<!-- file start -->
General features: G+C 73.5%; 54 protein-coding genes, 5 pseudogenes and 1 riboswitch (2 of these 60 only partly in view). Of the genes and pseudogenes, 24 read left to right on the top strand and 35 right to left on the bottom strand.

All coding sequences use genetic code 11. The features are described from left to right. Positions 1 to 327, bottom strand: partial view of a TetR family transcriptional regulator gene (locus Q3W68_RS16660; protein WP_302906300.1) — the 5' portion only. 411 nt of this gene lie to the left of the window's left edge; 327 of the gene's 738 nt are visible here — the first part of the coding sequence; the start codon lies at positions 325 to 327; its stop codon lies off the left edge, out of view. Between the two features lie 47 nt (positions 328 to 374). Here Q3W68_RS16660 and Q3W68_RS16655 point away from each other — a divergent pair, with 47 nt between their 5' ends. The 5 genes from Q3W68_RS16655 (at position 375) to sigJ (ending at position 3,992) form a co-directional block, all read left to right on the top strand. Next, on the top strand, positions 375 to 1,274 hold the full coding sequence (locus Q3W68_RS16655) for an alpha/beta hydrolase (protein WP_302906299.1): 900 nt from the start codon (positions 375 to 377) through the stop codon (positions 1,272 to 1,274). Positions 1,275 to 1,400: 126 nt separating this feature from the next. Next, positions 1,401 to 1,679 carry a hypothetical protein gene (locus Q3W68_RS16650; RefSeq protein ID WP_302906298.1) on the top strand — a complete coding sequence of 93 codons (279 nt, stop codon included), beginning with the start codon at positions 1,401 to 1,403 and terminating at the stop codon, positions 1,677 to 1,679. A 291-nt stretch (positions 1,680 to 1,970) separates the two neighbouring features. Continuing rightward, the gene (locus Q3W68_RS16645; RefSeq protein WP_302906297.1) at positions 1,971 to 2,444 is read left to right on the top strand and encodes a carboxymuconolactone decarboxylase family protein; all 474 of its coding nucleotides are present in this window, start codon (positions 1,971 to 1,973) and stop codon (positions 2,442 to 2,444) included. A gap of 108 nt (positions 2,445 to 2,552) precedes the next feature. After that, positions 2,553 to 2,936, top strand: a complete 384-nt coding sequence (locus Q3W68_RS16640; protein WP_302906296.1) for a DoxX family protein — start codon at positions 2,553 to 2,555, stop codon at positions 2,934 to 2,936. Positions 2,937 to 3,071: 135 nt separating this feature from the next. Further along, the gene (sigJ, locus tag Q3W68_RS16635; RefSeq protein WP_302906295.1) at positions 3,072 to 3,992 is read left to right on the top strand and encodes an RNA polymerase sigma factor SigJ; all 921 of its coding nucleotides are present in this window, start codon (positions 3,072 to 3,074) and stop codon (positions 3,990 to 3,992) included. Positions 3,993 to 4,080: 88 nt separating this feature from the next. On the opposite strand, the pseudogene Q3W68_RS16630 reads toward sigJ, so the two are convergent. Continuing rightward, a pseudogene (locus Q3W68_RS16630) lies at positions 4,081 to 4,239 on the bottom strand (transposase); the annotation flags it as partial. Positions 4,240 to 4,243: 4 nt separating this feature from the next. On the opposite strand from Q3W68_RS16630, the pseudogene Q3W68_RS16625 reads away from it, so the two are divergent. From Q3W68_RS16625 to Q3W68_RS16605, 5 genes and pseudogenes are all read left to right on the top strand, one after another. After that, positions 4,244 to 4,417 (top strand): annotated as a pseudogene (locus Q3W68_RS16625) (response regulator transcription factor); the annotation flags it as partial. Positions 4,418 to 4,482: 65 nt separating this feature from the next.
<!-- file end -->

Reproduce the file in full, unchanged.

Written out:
General features: G+C 73.5%; 54 protein-coding genes, 5 pseudogenes and 1 riboswitch (2 of these 60 only partly in view). Of the genes and pseudogenes, 24 read left to right on the top strand and 35 right to left on the bottom strand.

All coding sequences use genetic code 11. The features are described from left to right. Positions 1 to 327, bottom strand: partial view of a TetR family transcriptional regulator gene (locus Q3W68_RS16660; protein WP_302906300.1) — the 5' portion only. 411 nt of this gene lie to the left of the window's left edge; 327 of the gene's 738 nt are visible here — the first part of the coding sequence; the start codon lies at positions 325 to 327; its stop codon lies off the left edge, out of view. Between the two features lie 47 nt (positions 328 to 374). Here Q3W68_RS16660 and Q3W68_RS16655 point away from each other — a divergent pair, with 47 nt between their 5' ends. The 5 genes from Q3W68_RS16655 (at position 375) to sigJ (ending at position 3,992) form a co-directional block, all read left to right on the top strand. Next, on the top strand, positions 375 to 1,274 hold the full coding sequence (locus Q3W68_RS16655) for an alpha/beta hydrolase (protein WP_302906299.1): 900 nt from the start codon (positions 375 to 377) through the stop codon (positions 1,272 to 1,274). Positions 1,275 to 1,400: 126 nt separating this feature from the next. Next, positions 1,401 to 1,679 carry a hypothetical protein gene (locus Q3W68_RS16650; RefSeq protein ID WP_302906298.1) on the top strand — a complete coding sequence of 93 codons (279 nt, stop codon included), beginning with the start codon at positions 1,401 to 1,403 and terminating at the stop codon, positions 1,677 to 1,679. A 291-nt stretch (positions 1,680 to 1,970) separates the two neighbouring features. Continuing rightward, the gene (locus Q3W68_RS16645; RefSeq protein WP_302906297.1) at positions 1,971 to 2,444 is read left to right on the top strand and encodes a carboxymuconolactone decarboxylase family protein; all 474 of its coding nucleotides are present in this window, start codon (positions 1,971 to 1,973) and stop codon (positions 2,442 to 2,444) included. A gap of 108 nt (positions 2,445 to 2,552) precedes the next feature. After that, positions 2,553 to 2,936, top strand: a complete 384-nt coding sequence (locus Q3W68_RS16640; protein WP_302906296.1) for a DoxX family protein — start codon at positions 2,553 to 2,555, stop codon at positions 2,934 to 2,936. Positions 2,937 to 3,071: 135 nt separating this feature from the next. Further along, the gene (sigJ, locus tag Q3W68_RS16635; RefSeq protein WP_302906295.1) at positions 3,072 to 3,992 is read left to right on the top strand and encodes an RNA polymerase sigma factor SigJ; all 921 of its coding nucleotides are present in this window, start codon (positions 3,072 to 3,074) and stop codon (positions 3,990 to 3,992) included. Positions 3,993 to 4,080: 88 nt separating this feature from the next. On the opposite strand, the pseudogene Q3W68_RS16630 reads toward sigJ, so the two are convergent. Continuing rightward, a pseudogene (locus Q3W68_RS16630) lies at positions 4,081 to 4,239 on the bottom strand (transposase); the annotation flags it as partial. Positions 4,240 to 4,243: 4 nt separating this feature from the next. On the opposite strand from Q3W68_RS16630, the pseudogene Q3W68_RS16625 reads away from it, so the two are divergent. From Q3W68_RS16625 to Q3W68_RS16605, 5 genes and pseudogenes are all read left to right on the top strand, one after another. After that, positions 4,244 to 4,417 (top strand): annotated as a pseudogene (locus Q3W68_RS16625) (response regulator transcription factor); the annotation flags it as partial. Positions 4,418 to 4,482: 65 nt separating this feature from the next.